ADVISORY GROUP FOR AEROSPACE RESEARCH AND DEVELOPMENT NEUILLY-SUR-SEINE (FRANCE)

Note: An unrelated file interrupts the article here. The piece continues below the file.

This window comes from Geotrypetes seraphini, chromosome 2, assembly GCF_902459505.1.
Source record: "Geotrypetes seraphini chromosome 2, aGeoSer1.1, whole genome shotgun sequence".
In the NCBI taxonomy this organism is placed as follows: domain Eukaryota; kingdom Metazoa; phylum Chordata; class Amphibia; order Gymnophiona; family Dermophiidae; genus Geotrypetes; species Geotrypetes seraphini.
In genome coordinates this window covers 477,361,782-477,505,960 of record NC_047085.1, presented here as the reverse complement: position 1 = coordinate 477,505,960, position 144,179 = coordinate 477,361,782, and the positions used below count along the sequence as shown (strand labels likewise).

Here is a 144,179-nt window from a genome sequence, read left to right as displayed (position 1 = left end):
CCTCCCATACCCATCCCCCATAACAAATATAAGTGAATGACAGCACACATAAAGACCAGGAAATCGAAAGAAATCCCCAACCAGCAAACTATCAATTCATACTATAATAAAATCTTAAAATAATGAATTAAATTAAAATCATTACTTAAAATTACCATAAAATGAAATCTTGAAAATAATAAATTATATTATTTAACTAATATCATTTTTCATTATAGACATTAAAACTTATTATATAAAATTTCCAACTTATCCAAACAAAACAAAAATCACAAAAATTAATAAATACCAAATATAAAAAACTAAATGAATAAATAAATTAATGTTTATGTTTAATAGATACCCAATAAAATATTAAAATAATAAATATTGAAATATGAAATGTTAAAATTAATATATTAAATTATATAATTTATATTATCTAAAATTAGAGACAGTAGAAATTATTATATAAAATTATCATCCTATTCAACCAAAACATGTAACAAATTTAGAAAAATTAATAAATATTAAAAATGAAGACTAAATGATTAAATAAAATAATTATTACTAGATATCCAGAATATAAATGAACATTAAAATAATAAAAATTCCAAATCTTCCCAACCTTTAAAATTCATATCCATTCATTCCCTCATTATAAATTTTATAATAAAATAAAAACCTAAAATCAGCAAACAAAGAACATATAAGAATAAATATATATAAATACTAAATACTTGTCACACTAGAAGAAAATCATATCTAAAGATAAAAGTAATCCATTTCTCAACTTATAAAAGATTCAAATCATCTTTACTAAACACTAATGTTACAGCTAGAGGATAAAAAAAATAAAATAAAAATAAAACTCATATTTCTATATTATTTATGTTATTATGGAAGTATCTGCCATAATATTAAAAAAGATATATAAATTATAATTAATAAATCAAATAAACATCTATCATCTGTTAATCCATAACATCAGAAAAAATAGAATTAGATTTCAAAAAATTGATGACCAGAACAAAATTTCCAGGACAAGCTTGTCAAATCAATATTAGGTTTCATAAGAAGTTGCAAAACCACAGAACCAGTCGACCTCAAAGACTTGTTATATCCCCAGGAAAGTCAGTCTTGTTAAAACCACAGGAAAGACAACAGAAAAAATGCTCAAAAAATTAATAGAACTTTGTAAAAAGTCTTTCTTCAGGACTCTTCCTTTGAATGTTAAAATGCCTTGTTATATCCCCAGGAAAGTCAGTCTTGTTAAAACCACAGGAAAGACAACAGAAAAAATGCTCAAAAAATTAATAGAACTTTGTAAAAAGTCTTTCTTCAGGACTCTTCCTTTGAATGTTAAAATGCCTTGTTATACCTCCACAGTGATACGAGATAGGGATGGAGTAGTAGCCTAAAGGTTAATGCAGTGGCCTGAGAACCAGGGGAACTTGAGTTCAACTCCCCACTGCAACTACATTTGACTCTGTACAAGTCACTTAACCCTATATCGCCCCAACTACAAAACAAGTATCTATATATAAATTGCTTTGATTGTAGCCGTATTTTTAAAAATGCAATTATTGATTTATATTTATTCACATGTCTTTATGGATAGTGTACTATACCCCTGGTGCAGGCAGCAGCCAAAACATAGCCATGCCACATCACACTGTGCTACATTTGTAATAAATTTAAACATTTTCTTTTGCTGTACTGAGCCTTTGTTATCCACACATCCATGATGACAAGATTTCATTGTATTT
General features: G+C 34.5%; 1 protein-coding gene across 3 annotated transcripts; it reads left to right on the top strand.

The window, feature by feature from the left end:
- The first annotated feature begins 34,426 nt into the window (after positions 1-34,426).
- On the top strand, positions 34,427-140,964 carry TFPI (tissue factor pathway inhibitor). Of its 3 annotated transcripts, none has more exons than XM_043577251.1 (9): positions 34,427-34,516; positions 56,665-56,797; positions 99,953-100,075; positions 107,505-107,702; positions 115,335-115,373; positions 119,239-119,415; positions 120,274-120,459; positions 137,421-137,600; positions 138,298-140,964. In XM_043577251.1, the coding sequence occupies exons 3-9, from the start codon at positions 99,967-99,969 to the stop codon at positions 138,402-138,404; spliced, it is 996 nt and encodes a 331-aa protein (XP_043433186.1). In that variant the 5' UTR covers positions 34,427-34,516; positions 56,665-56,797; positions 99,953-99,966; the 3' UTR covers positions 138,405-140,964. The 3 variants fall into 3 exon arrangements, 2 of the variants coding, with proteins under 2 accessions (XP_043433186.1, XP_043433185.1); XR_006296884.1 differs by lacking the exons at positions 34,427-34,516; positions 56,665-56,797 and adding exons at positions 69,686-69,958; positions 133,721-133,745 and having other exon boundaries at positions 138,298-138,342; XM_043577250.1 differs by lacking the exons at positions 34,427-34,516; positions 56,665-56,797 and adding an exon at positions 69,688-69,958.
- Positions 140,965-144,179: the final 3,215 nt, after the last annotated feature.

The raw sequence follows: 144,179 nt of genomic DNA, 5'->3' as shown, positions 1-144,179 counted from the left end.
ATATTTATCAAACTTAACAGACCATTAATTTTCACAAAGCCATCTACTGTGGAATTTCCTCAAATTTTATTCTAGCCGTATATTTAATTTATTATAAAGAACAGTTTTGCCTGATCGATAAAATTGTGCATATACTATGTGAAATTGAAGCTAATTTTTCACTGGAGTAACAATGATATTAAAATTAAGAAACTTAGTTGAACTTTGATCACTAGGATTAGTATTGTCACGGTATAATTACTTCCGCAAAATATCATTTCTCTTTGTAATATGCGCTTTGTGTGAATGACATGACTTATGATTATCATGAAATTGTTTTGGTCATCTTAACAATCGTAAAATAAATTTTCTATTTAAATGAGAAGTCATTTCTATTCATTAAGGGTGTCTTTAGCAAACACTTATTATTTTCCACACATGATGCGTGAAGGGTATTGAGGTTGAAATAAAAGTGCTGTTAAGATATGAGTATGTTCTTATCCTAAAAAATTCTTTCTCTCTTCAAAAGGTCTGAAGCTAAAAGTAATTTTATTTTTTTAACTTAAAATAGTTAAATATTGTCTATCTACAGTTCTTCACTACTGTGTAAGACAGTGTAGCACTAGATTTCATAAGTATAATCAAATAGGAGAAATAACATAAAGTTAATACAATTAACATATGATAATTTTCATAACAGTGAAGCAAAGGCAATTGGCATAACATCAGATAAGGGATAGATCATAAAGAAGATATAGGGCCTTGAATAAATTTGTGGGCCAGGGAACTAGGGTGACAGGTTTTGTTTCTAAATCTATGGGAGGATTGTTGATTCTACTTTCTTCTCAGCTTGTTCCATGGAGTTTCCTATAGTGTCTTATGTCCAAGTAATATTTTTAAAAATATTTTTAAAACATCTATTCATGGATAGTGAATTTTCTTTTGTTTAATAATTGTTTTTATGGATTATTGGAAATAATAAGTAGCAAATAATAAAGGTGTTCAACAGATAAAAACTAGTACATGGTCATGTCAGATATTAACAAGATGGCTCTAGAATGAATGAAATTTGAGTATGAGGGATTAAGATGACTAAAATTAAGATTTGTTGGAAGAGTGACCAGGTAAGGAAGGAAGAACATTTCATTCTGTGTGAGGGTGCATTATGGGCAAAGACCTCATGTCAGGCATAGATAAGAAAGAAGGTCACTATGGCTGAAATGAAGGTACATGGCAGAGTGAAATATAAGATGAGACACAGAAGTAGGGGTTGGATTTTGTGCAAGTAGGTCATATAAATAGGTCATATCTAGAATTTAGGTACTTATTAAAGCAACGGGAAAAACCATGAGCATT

The respiratory responses of experienced military pilots have been studied during flight in a high performance jet aircraft. The importance and relevance of information about these responses have been reviewed, with particular emphasis in the difficulties of in-flight recording and the history of such experimentation in four specific areas of respiratory physiology respiratory frequency and flow, added external resistance, hyperventilation and the metabolic cost of flying. In the present study, respiratory variables were measured continuously using an airborne system which recorded the output from physiological and aircraft instrumentation. In order to approach normal respiratory behaviour more closely, a specially designed low resistance breathing system was developed and used in conjunction with a modified infra-red carbon dioxide analyser. A unique feature of the latter, also specially developed, was the ability to calibrate the device during flight. Inspiratory flows and hence volumes and expired carbon dioxide tensions were recorded on several occasions in place of carbon dioxide analysis. Three set flight profiles two general handling and one simulated combat were precisely defined to allow comparability between subjects. A fourth, less structured but high workload sortie, involving air combat maneuvering ACM, was flown on two occasions.